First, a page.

By: Karen Leonard
Getting High on Desert Travel....and Travel....and Travel
I needed that driveable yet distant peak, and I needed it before October 20th when I was scheduled to finish the DPS list on Jacumba. So when he who had intended to go the 600 plus miles from Los Angeles with me to get Navajo cancelled or a -(good) reason, I decided to go ahead and get it on my own Saturday, Sept. 29, since I had set up a business appointment in Phoenix on the 30th and had a plane reservation home from there. That meant flying to Phoenix on the afternoon of Sept. 28, renting a car, and driving north. Informed in Flagstaff that the Tuba City Motel was rented out through November to filmmakers, I stopped at the Cameron Trading Post for a good meal at the many-splendored restaurant and a restful night. Leaving Cameron at 3:45 a.m., I reached the trailhead for Navajo at S a.m. and started hiking up the 4WD road. Two men from the Shonto landing strip/flight management program (?) and five Navajo boys were camping at the trailhead, intending to hike partway up. The day was gorgeous and the hike went easily. I found the well-marked trail heading off west of the corral (although I started looking for it one corral too early), but after some time lost it in a carpet of pine needles after one last flourish of showy ducks atop big rocks. I rejoined the road in a vivid yellow copes of poplars and reached the summit at 10:45, after an endless last mile or two where each bend ahead promised to be the last. The summit was a disappointment after the beauty of the road and trail: tin shacks, an old vehicle, towers and antennas, a privy, and thickets obscuring the view. The cooling wind and gathering clouds reminded me of the weather prediction, 30% chance of thundershowers that afternoon and 50% chance of heavy rain the next day; and there was no one to share the view with, and I had to be back in Phoenix that evening to prepare for my Sunday interview....so I didn't go the extra distance for the view beyond, leaving a reward for the next trip. Coming down on the road the whole way, I found that the trail had indeed cut out lots of boring road but also some fine views to the west. I met the camping group going for the summit after all, and I found the War God spring, a trough of good running water just south off the trail. As I navigated the final few feet out the poor dirt road to rejoin Navajo 16 at 1:30 p.m., a flurry of rain hit. As I drove back to Phoenix, rain clouds behind, ahead, and west of me spectacularly lightened and darkened the landscape; Humphreys was at the center of a storm as I passed Flagstaff.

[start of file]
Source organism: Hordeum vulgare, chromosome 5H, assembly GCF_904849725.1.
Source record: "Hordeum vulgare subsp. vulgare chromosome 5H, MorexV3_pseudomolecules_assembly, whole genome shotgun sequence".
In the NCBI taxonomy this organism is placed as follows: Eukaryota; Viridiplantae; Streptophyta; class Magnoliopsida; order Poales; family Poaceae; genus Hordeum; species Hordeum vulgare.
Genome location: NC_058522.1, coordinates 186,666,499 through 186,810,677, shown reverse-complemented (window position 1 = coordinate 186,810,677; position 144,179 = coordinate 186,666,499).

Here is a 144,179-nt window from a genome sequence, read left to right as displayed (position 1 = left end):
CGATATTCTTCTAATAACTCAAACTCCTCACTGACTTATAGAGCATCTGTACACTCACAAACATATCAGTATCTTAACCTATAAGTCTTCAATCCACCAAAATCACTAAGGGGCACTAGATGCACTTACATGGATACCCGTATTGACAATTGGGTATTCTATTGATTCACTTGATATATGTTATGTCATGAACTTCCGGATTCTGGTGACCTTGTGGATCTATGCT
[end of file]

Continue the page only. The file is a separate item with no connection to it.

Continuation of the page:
If anyone else wants to combine a trip to Phoenix with climbing Navajo, the mileage from Phoenix to the trailhead was 320. The Guide-designated 44 miles of dirt road includes a middle portion of 14 miles of good pavement, from highway 98 to 9 miles past Inscription House. The last of the dirt road on Navajo Highway 16 had a few erosion problems with inadequate advance warning, so I was glad I was driving it in daylight, and the final 2.6 mile power line dirt road was the worst part of the whole trip!
Some will recall that I wanted to vote this peak off our list. One never really regrets a trip which has included beauty and solitude, but I still don't think Navajo should be on the list. The summit was disheartening, and the drive is long and expensive any way you do it. The Navajo country is great, but a traveller's time might better be spent seeing the sites of early settlement, or perhaps we could find a mountain there without a 4x4 road to the top.
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